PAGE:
Estate Planning

Wills, Trusts, Power of Attorney, Advanced Healthcare Directive, HIPAA

 

Estate Planning allows you to control your property while alive and able, to protect yourself and family in the event of disability, and to give what you have to whom you want, the way you want, and when you want while minimizing applicable taxes and fees.  The foundational plan consists of a will or revocable trust coupled with documents that address times of disability: (Durable Power of Attorney, Advanced Healthcare Directive, and HIPAA Release.)  In the short term, these three documents are the most important to have in place.  Otherwise, if you become incompetent and these documents are not in place, the family will likely have to file for guardianship.

Key documents defined:

Will: Is effective at death and applies to probate property that is titled in the name of an individual.

Revocable Trust: A trust is a contract between the Grantor (person transferring assets to the trust) and the Trustee (person who has legal title to the trust assets).  It defines the relationship between the Grantor, the Trustee, and the beneficiaries (people who have access to the assets). Revocable means that the Grantor can change the terms of the trust and can also remove assets from the trust without any other person’s consent.  Its main purpose is to allow the Grantor’s estate to avoid the full formal probate of his/her estate at death.

The probate process is stressful for the executor, takes approximately one year to complete, a 1.75% probate fee applies (1.25% in Sussex County), and the legal costs and fees can be substantial.  An effective way to avoid probate is to put in place a revocable trust based plan.  You remain in control of your assets at all times as trustee and sole beneficiary of the trust.  This arrangement avoids probate because you will own title to your assets as trustee and not as an individual.  The administration of the resulting small estate is typically much shorter, attorney fees are much less, there is not a probate fee, and the trustee finds the process much less stressful.

General Durable Power of Attorney: Names a designated person to act as agent to make business and financial decisions during times of disability. Important powers for the agent to have are the ability apply for government benefits and the ability to protect assets for qualification purposes.

Advanced Healthcare Directive: Names a designated person to make healthcare decisions for the disabled person and allows a person to put in writing how they want certain end of life decisions handled.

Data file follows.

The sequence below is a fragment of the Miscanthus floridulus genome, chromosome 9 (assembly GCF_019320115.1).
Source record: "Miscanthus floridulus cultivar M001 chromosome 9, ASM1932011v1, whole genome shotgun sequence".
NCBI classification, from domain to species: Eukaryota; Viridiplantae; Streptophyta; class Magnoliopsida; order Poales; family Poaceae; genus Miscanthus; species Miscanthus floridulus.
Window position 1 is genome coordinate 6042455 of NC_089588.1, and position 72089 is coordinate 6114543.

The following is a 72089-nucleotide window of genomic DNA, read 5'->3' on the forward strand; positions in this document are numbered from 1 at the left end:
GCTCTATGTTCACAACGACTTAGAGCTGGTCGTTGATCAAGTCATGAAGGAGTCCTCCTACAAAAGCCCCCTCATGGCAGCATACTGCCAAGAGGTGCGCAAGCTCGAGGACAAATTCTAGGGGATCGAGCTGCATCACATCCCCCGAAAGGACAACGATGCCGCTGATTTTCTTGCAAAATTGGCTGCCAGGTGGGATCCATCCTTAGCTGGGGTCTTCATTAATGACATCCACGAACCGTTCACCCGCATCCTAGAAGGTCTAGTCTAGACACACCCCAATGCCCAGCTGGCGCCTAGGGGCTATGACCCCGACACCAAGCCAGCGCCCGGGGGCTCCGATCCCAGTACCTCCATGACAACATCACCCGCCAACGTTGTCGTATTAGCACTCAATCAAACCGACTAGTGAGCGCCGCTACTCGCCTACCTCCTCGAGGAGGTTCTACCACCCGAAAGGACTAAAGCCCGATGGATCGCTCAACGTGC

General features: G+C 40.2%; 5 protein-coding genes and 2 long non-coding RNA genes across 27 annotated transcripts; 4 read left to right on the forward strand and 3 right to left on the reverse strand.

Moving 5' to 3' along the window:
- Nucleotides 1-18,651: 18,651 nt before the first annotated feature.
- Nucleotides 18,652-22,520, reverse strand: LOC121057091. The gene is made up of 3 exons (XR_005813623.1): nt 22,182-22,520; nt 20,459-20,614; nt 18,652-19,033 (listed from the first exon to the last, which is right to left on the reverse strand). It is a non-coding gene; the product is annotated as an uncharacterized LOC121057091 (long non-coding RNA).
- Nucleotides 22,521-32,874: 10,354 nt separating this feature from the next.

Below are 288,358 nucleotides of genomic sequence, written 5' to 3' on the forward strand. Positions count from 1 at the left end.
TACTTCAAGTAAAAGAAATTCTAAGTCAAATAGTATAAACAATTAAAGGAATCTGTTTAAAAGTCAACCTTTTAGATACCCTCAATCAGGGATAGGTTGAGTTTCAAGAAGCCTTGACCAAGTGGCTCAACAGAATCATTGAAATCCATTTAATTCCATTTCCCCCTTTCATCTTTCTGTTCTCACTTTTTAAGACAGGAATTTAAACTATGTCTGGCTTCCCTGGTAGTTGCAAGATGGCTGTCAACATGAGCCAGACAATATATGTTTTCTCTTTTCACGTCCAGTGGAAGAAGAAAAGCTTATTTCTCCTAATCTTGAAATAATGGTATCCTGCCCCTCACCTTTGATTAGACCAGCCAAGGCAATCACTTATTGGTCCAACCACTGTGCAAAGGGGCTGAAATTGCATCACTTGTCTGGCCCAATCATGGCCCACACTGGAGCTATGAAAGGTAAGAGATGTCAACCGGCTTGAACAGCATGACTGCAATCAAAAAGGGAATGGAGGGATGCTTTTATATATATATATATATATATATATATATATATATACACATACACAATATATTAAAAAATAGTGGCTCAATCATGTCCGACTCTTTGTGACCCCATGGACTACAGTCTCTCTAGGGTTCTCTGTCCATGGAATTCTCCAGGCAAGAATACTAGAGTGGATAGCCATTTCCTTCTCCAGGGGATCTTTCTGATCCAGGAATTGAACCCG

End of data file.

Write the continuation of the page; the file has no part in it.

HIPAA Release (Health Insurance Protection and Accountability Act of 1996): A standard legal document authorizing medical personnel to release medical records to a specific person.

Whether your estate is large or small, we understand that it is the product of hard work and sacrifice.   At the Delaware Elder Law Center, we take an inclusive approach to estate planning and provide a full range of services to meet your needs. We will work closely with you to create a complete, comprehensive plan to protect you during times of disability, preserve your wealth, and ensure that your wishes are carried out.

Many people believe that estate planning is nothing more than a way to determine “who gets what” when you pass away. While this is of course part of it, comprehensive estate planning provides for much more than just the distribution of assets. A good estate plan, whether revocable trust based or will based, designed and implemented by an attorney who focuses on this area of law, can address a number of needs, including the drafting of a Power of Attorney, establishment of guardians for children, the creation of a variety of trusts, revocable, irrevocable and special needs trust, or the instructions for end-of-life medical care (advanced healthcare directive, living will, and HIPAA release). In addition, the lack of a comprehensive estate plan could lead to disputes among beneficiaries, inadequate protection of your assets from taxes or penalties, guesswork on medical decisions, or the loss of governmental benefits.

Whether your estate is large or small, we understand that it is the product of hard work, sacrifice, careful planning and good decision making. At the Delaware Elder Law Center, we take an inclusive approach to estate planning and provide a full range of services to meet your needs. We will work closely with you to create a complete, comprehensive plan to protect you during times of disability, preserve your wealth, and ensure that your wishes are carried out. Contact us today for a consultation to discuss your unique situation, needs and goals.